To avoid paying for prescription drugs, or the embarrassment of discussing such matters with their physicians, many turn to over-the-counter (OTC) products.
Sales of dietary supplements doubled in the US from 1999-2007, and around 50% of Americans use them for a variety of conditions.
The dazzling array of products, from horny goat weed to ginseng, costs from $0.83 to $5.77 per day. But lack of regulation on dosage, purity or ingredients, and limited information regarding health effects confuses patients and medical practitioners alike.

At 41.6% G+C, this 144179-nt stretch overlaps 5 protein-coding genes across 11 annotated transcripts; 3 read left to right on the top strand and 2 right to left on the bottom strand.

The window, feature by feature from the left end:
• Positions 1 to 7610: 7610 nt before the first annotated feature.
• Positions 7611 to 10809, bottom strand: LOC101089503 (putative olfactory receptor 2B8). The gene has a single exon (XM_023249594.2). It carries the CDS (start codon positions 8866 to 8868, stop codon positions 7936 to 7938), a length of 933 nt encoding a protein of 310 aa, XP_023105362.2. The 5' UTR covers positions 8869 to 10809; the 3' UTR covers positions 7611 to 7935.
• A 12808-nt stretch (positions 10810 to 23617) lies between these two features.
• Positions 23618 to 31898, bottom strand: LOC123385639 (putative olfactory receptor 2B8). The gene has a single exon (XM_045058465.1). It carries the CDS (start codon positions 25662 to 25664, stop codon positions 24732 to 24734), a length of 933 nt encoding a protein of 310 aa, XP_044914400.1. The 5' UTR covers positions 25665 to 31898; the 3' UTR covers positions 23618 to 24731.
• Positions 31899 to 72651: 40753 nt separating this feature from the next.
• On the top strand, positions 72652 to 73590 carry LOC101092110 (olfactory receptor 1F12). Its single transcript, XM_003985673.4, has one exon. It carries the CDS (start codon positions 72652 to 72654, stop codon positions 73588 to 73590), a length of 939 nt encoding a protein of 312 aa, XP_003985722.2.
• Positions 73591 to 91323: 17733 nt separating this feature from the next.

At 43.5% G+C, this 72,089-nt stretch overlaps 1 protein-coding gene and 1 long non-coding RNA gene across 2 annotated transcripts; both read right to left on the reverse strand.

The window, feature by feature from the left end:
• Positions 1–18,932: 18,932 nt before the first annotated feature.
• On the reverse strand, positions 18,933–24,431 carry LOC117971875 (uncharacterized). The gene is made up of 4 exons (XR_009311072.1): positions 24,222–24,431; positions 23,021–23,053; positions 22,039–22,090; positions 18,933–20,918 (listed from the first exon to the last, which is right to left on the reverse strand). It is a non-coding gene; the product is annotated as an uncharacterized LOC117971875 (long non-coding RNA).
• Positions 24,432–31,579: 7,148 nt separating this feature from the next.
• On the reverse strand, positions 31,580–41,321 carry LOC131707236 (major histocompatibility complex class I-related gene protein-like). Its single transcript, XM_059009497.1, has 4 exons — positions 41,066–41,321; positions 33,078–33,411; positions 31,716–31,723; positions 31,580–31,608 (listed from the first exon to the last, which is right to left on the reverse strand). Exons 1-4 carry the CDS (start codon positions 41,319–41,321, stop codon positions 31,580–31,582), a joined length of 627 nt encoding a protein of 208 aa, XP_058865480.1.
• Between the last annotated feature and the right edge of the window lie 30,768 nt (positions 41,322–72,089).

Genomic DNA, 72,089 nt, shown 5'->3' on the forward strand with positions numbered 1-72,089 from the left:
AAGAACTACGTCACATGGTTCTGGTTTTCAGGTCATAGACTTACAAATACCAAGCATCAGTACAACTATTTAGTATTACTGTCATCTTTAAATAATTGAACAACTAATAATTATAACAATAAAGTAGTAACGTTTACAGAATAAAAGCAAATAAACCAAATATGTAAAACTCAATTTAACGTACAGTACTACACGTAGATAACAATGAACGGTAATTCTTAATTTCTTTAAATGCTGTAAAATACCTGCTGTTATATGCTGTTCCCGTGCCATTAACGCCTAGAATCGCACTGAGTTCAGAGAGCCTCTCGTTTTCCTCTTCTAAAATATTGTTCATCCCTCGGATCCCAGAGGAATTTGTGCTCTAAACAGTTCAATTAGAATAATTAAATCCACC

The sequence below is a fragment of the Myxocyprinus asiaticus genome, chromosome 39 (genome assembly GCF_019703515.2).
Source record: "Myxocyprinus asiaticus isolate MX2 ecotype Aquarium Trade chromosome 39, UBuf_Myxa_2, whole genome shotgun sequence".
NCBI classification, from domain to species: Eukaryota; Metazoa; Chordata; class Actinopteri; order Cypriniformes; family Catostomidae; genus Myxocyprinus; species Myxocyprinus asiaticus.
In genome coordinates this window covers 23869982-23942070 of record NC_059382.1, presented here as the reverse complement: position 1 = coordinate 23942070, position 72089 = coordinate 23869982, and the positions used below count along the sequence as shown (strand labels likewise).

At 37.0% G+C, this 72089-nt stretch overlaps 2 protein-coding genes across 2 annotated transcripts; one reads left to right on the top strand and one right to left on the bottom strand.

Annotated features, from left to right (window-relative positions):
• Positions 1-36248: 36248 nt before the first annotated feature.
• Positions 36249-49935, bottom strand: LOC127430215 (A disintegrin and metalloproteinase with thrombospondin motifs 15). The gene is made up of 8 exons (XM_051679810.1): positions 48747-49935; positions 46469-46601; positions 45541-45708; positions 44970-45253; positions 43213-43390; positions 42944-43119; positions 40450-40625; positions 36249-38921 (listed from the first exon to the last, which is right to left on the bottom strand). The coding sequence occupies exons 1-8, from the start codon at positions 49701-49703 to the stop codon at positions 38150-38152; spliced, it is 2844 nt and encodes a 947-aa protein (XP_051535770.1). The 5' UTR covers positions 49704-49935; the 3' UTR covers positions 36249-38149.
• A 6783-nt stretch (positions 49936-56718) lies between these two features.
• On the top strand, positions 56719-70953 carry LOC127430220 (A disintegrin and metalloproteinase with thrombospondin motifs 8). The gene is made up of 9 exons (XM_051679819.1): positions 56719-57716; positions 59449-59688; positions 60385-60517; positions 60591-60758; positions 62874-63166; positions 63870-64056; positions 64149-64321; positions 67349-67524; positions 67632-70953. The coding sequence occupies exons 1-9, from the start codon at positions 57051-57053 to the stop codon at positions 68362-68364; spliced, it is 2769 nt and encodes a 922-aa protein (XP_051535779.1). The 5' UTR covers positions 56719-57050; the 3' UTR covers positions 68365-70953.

Researchers from Wake Forest Baptist Medical Center in Winston-Salem, NC, reviewed the scientific evidence for the effectiveness and safety of the most common ingredients in top-selling men’s health products.
They wanted to provide urologists with a guide for counseling patients who present with sexual health problems and who are taking such supplements.